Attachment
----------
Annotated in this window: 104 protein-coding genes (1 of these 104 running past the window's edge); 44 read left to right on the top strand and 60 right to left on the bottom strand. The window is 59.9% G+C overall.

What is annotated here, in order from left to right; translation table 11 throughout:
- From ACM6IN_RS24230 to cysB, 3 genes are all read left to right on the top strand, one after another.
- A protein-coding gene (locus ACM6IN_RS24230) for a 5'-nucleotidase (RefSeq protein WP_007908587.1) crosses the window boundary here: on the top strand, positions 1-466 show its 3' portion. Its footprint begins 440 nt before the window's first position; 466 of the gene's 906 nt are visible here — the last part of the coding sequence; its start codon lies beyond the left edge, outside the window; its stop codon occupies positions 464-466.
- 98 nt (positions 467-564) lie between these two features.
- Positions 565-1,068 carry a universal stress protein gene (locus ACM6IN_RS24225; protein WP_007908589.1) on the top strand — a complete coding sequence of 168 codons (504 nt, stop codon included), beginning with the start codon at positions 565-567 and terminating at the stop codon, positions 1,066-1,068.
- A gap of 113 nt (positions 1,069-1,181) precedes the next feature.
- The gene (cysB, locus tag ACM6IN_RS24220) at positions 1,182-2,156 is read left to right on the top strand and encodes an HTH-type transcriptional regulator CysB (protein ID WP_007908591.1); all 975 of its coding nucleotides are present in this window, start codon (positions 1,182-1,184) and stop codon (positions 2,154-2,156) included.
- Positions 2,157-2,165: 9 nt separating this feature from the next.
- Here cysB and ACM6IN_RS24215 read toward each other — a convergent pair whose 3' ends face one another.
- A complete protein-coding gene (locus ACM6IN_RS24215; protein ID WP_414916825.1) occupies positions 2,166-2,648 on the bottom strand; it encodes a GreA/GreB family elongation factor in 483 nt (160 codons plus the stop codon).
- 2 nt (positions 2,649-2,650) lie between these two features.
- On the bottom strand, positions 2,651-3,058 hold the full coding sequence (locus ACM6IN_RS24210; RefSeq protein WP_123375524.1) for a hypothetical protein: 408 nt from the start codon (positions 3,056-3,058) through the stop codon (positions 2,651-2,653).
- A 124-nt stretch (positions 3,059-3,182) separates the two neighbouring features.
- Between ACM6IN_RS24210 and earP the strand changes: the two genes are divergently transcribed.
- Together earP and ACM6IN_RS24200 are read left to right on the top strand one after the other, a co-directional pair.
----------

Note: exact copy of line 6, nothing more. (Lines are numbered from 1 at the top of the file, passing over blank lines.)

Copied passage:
- Positions 565-1,068 carry a universal stress protein gene (locus ACM6IN_RS24225; protein WP_007908589.1) on the top strand — a complete coding sequence of 168 codons (504 nt, stop codon included), beginning with the start codon at positions 565-567 and terminating at the stop codon, positions 1,066-1,068.